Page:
I have always had disdain for those baby carriers, the ones that turn into car seats and so your baby can go from home to car to wherever without ever being touched. Babies were meant to be held. Now I have another reason-I think it’s so much better to have baby involved in what you’re doing and seeing. Just like a play pen, it’s another way to keep baby out of the way and marginalize what they get to experience. No wonder so many kids say “no” first. The first couple of years their minds are like sponges, soaking up everything they come into contact with. Do you really want that to be a time of “don’t do that, don’t touch that, and don’t go there”? I don’t. I want her first years to be a time of YES!

The Family Bed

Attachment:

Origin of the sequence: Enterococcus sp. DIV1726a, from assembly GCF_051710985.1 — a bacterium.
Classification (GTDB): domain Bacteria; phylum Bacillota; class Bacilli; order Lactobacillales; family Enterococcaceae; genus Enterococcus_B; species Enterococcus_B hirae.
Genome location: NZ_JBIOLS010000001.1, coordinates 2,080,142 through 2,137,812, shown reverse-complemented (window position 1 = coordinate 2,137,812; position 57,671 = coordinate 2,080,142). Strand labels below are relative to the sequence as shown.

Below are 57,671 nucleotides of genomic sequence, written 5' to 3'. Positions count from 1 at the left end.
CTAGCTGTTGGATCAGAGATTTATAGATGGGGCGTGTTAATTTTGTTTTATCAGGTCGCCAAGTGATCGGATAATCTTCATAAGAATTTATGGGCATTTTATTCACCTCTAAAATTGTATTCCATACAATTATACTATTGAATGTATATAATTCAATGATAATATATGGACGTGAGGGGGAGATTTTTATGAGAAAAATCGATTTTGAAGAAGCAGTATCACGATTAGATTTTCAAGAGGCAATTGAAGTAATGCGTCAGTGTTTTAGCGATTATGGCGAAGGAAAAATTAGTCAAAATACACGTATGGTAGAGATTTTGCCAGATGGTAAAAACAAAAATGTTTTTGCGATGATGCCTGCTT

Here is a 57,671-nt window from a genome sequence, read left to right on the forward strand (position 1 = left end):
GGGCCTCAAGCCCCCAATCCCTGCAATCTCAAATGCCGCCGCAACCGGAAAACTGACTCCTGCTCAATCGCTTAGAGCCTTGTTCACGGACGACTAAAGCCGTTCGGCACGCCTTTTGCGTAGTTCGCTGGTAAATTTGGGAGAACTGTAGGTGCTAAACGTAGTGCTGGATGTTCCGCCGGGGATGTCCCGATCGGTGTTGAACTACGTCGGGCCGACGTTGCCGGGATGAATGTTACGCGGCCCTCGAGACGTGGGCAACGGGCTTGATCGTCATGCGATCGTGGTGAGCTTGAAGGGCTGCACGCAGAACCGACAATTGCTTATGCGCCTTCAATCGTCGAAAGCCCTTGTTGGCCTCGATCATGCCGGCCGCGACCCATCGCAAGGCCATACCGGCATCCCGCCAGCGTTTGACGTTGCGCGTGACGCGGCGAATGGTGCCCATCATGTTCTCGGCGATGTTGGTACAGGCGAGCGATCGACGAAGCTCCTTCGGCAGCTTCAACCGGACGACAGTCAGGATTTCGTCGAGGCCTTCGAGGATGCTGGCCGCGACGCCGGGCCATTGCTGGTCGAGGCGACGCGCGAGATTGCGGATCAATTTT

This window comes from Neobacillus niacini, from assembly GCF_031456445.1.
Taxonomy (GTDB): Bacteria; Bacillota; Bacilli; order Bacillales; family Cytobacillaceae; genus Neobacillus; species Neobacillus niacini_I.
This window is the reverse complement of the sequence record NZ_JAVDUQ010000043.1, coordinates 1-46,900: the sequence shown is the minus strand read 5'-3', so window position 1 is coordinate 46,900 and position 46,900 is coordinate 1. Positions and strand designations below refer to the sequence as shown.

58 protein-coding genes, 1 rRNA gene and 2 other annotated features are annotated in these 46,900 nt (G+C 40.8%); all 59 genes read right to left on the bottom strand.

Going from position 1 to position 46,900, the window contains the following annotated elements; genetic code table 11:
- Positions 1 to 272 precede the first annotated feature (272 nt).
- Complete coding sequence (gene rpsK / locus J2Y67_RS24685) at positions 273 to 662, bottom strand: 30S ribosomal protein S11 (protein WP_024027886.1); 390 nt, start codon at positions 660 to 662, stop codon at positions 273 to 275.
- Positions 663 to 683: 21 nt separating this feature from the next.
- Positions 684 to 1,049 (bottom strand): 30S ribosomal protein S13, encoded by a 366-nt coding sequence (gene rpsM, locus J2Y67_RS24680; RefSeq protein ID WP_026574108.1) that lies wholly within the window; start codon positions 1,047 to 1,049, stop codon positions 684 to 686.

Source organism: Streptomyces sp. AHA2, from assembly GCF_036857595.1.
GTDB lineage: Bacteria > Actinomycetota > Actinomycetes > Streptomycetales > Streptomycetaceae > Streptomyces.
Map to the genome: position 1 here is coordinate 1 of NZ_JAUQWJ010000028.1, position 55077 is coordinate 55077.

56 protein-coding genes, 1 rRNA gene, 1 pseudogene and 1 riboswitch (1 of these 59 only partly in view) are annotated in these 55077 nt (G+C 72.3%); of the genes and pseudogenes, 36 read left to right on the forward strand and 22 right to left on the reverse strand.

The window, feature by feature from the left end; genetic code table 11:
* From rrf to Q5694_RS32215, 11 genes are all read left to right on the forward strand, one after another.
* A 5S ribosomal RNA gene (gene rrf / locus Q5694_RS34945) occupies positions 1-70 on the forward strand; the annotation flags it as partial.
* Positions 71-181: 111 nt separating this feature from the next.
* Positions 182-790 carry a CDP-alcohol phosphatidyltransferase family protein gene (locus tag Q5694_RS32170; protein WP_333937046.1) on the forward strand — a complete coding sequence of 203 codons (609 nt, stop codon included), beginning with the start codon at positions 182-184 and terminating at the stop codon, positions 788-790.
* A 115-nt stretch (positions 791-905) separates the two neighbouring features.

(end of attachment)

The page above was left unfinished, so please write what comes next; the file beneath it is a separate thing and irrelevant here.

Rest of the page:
Most of the things I do as an attachment parent I thought long and hard about-cloth diapers, breast feeding, using a sling, extended breast feeding. Not vaccinating. Even the fact that we don’t use a play pen was something that my husband and talked about (it’s true, our children are free-range). But one thing we do just sort of happened, organically. Co-sleeping. I had never envisioned myself sleeping with my baby. I thought it was dangerous and irresponsible. When my now-teenager was wee, I’d occasionally be so tired that I’d fall asleep nursing her and every time I’d wake in a panic to see if I had smothered her. Once, I put her back in her crib and in my fog forgot that I had done it. The next morning I woke and literally tore the bed apart thinking I had lost her.